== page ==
An Overview Of Solar System
A solar system is star system which contains all planet, asteroids, moons or small debris and comets. Today in the known world, only solar system is known where life exists. They all revolve around particular star in an elliptical pattern. The head of the solar system is the Sun which all planets revolve around. Maximum every star has its own solar system and there are millions of billions of stars in our milky way galaxy and other galaxy which has solar system. Its not about one star, some solar system has two or three stars in solar system and because of that there is never night on their planet.
About 4.5-billion-year-old is our solar system when every thing was gas and cloud around our Sun. At the center, gravity pulled more and more material in. Eventually the pressure in the core was so great that hydrogen atoms began to combine and form helium, releasing a tremendous amount of energy. With that, our Sun was born, and it eventually amassed more than 99.85 percent of the available matter. And then after many collisions between greater mass and small debris to form new big planet. According to scientist the first planet to formed in our solar system was Jupiter and followed by Saturn.
Surface of Planets
When all 8 planets formed then only hard and rock, solid planet withstand the heat of Sun and called inner terrestrial planet. Other than Jupiter, all are called gas giant planet. As, we still don’t know that Jupiter has solid center or just a gas planet and same for others. Neptune and Uranus are ice cold planet with temperature below -150˚C .
Fact: Other than Earth where life could possibly start is on Titan (moon of Saturn) which has a dense atmosphere and have proof of liquid surface.
From NASA the Planet is : This seemingly simple question doesn’t have a simple answer. Everyone knows that Earth, Mars and Jupiter are planets. At least, they are for now. Both Pluto and Ceres were once considered planets until new discoveries triggered scientific debate about how to best describe them—a vigorous debate that continues to this day. The most recent definition of a planet was adopted by the International Astronomical Union in 2006.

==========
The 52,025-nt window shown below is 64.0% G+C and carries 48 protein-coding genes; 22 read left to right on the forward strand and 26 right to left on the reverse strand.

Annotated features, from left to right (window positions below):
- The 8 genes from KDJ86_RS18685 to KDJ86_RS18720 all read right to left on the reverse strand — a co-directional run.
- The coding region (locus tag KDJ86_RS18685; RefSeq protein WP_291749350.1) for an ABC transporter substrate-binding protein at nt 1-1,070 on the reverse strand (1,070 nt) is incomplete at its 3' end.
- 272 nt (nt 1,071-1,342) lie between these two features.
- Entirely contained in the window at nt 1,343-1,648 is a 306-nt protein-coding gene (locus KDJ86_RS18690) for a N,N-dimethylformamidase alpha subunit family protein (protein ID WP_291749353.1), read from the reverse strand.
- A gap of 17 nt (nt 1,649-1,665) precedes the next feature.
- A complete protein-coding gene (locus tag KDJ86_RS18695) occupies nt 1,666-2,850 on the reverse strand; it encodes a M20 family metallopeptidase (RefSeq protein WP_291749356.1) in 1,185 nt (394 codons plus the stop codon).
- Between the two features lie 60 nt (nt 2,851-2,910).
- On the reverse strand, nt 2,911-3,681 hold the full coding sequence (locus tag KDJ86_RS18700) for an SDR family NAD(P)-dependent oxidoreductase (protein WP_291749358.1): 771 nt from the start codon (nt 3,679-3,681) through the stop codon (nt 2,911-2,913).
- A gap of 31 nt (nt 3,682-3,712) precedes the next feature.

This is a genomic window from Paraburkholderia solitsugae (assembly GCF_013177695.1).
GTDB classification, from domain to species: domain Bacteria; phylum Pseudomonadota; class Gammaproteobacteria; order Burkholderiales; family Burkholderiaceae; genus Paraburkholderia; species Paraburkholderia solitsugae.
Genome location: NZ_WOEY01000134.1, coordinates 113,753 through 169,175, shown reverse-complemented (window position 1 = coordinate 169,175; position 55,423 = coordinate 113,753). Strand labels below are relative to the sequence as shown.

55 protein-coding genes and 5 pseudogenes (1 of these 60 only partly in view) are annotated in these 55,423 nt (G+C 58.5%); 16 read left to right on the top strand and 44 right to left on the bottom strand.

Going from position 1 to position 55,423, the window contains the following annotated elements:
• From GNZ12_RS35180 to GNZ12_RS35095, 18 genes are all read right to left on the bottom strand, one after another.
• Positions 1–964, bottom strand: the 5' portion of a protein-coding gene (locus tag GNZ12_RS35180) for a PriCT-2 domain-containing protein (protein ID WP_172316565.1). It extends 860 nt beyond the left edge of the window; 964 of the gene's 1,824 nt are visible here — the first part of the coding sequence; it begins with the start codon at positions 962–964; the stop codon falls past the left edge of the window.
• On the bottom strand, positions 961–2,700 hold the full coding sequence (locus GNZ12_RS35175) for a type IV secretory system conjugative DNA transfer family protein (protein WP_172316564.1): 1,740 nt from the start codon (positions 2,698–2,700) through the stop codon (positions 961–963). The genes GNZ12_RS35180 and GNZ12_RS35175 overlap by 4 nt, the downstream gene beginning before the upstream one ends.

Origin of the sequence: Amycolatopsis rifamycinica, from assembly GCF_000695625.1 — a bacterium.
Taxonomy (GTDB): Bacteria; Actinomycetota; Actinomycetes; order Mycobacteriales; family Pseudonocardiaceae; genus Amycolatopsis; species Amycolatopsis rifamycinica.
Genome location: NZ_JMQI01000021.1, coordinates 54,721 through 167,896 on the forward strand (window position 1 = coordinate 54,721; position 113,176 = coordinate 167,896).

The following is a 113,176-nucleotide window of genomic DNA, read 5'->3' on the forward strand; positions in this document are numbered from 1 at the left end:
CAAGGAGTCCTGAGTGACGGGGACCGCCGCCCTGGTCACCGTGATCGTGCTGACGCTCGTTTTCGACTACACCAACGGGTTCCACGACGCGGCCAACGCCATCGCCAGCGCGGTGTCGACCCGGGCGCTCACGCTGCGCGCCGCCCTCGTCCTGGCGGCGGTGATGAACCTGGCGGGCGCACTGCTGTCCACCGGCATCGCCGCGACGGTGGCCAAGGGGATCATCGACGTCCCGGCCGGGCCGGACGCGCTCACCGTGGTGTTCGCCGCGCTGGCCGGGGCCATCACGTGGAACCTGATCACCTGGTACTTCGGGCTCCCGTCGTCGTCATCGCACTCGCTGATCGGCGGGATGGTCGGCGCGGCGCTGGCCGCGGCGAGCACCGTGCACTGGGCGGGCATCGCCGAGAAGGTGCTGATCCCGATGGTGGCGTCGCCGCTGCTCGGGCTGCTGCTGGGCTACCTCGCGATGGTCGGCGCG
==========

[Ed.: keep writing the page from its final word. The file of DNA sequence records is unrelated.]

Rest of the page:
It says a planet must do three things:
- The planet must orbit a star (in our cosmic neighborhood, the Sun).
- It must be big enough to have enough gravity to force it into a spherical shape.
- It must be big enough that its gravity cleared away any other objects of a similar size near its orbit around the Sun.
|Fig: Relative sizes of solar system planets.|
History of Solar System
Over historical time, objects categorized as planets have changed. The ancient Greeks counted the Earth’s moon and Sun as planets along with Mercury, Venus, Mars, Jupiter, and Saturn. Earth was not considered a planet. But rather was thought to be the central object around which all the other celestial objects orbited.
The first known model that placed the Sun at the center of the known universe with the Earth revolving around. It was presented by Aristarchus of Samos in the third century BCE, but it was not generally accepted. It wasn’t until the 16th century that the idea was revived by Nicolaus Copernicus. By the 17th century, astronomers (aided by the invention of the telescope) realized that the Sun was the celestial object around which all the planets revolve. Including Earth—orbit, the moon is not a planet, but a satellite (moon) of Earth. Uranus was added as a planet in 1781 and Neptune was discovered in 1846.
Ceres was discovered between Mars and Jupiter in 1801 and originally classified as a planet. But as many more objects were subsequently found in the same region, it was realized that Ceres was the first of a class of similar objects that were eventually termed asteroids (star-like) or minor planets.
Discovery of Pluto
Pluto, discovered in 1930, was identified as the ninth planet. But Pluto is much smaller than Mercury and is even smaller than some of the planetary moons. It is unlike the terrestrial planets (Mercury, Venus, Earth, Mars), or the gas giants (Jupiter, Saturn), or the ice giants (Uranus, Neptune). Charon, its huge satellite, is nearly half the size of Pluto and shares Pluto’s orbit. Though Pluto kept its planetary status through the 1980’s, things began to change in the 1990’s with some new discoveries.
Then, in 2005, a team of astronomers announced that they had found a tenth planet. It was a KBO similar in size to Pluto. People began to wonder what planet-hood really means. Just what is a planet, anyway? Suddenly the answer to that question didn’t seem so self-evident, and, as it turns out, there are plenty of disagreements about it.
International Astronomical Union
The International Astronomical Union (IAU), a worldwide organization of astronomers. It took on the challenge of classifying the newly found KBO (later named Eris). In 2006, the IAU passed a resolution that defined planet and established a new category, dwarf planet. Eris, Ceres, Pluto, and two more recently discovered KBOs named Haumea and Makemake. These all are the dwarf planets as recognized by the IAU. There may be another 100 dwarf planets in the solar system and hundreds more in and just outside the Kuiper Belt.
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